Pakistan and India have fought three full and one half-baked war on Kashmir. Until the Kargil fiasco, India had hard time justifying its atrocious and blatant position on Kashmir, especially in the face of 700,000 soldiers and some Draconian laws, which have made Kashmir a garrison state. It was after the Kargil that Pakistan’s involvement in the Kashmir affair was seen hostile and aligned with the Indian claim that Pakistan had been stoking insurgency in the region. Instead of internationalising the Kashmir issue, as Musharraf later described the reason behind starting the Kargil conflict, the war affected Pakistan’s credibility as a responsible nation. Another price that Pakistan paid for this ill-thought-out adventure was a shift in US policy towards Kashmir. To take Pakistan out of the Kargil conflict, White House instructed Pakistan to withdraw troops from Kargil. It was a message that India and the US were now on the same page, vis-à-vis Kashmir.
It was expected that with the rise of electronic media, the issue of Kashmir would get mainstream. Instead, it was restricted to reporting firing and casualties on the Line of Control (LoC). The most that the ISPR, the media wing of the armed forces, could do was to ask the television channels to conduct programmes on LoC, showing how valiantly our soldiers were defending Azad Kashmir and consequently the rest of Pakistan. Two army divisions comprising 45,000 soldiers are deployed on the LoC. Other operational resources are in addition to this manpower. It is incomprehensible how reporting on LoC keeps the Kashmir issue alive.
India’s Kashmir policy, since the Kargil fiasco, rested on two factors. One, equating the Kashmir’s freedom struggle with terrorism. Two, calling Pakistan a rogue state supporting terrorism in Kashmir and elsewhere in India. After 9/11, Indian and the US-supported governments in Afghanistan have successfully painted an image of Pakistan being an unreliable and hostile nation.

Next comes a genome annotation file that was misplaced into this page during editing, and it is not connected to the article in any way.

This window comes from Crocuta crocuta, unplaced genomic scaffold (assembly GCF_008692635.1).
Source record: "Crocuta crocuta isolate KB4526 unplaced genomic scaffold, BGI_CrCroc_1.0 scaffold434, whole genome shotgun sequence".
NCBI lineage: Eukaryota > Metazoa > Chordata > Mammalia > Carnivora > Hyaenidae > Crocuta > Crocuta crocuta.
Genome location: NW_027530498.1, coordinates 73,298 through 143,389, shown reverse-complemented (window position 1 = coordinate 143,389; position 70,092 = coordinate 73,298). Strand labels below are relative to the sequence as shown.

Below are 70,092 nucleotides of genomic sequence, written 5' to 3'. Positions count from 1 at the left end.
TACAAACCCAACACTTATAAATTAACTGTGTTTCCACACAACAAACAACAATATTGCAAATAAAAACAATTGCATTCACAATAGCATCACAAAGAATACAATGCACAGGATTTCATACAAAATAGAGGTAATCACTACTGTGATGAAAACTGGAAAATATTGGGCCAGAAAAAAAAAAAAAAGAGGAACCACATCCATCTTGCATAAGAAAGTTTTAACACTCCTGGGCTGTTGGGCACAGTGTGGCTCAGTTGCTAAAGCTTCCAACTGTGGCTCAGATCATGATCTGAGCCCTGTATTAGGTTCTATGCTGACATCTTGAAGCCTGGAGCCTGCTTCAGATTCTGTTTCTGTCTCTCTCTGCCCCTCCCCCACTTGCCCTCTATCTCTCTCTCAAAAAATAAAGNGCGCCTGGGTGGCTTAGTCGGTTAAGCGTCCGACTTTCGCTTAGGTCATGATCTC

Having spent years in the Afghan war and providing thousands of refugees a safe haven, Pakistan is still held responsible for the crisis in Afghanistan. Scapegoating Pakistan has been so easy. Being a dependent economy, how much leverage do we have in reminding the US that the recurring terrorism in Afghanistan is because of US policy failure?
In a similar vein, India has politicised the Financial Action Task Force (FATF) proceedings by repeatedly demanding Pakistan’s blacklisting. In its latest report, the Asia Pacific Group on Money Laundering (APG) has noted that Pakistan has partially complied with 36 of the 40 parameters — which is a welcome act. However, keeping to its conspiratorial behaviour towards Pakistan India has been spreading rumours about Pakistan getting blacklisted at the FATF.
Pakistan has done a remarkable job since the revocation of Article 370 in highlighting India’s abusive behaviour in Kashmir, but the opportunity cost of not pursuing the Kashmir cause actively throughout has been exponential — now it is difficult for Pakistan to rally the international support against India.
It is ironical that in the entire process starting from taking away Kashmir’s autonomy to the ranting against India from the International press, the voice of the Kashmiris is missing. The Kashmiri leadership instead of being the handmaiden of Pakistan has turned into mere protestors.
It might be a matter of great comfort that Pakistan has one of the most exceptional nuclear arsenal and highly motivated armed forces, making India think hundred times before attempting a war, but the question arises whether this makes us any better as a country with which the international world would be proud of developing economic and business ties. It’s time we came out of the geo-strategic position syndrome and acknowledged that the new tilt is towards geo-economics.
Pakistan has no alternative except holding on to this governance structure of the international order. There is no heroism in Modi; it is the commercial attraction of India’s market that has earned him laurels.
Published in The Express Tribune, October 9th, 2019.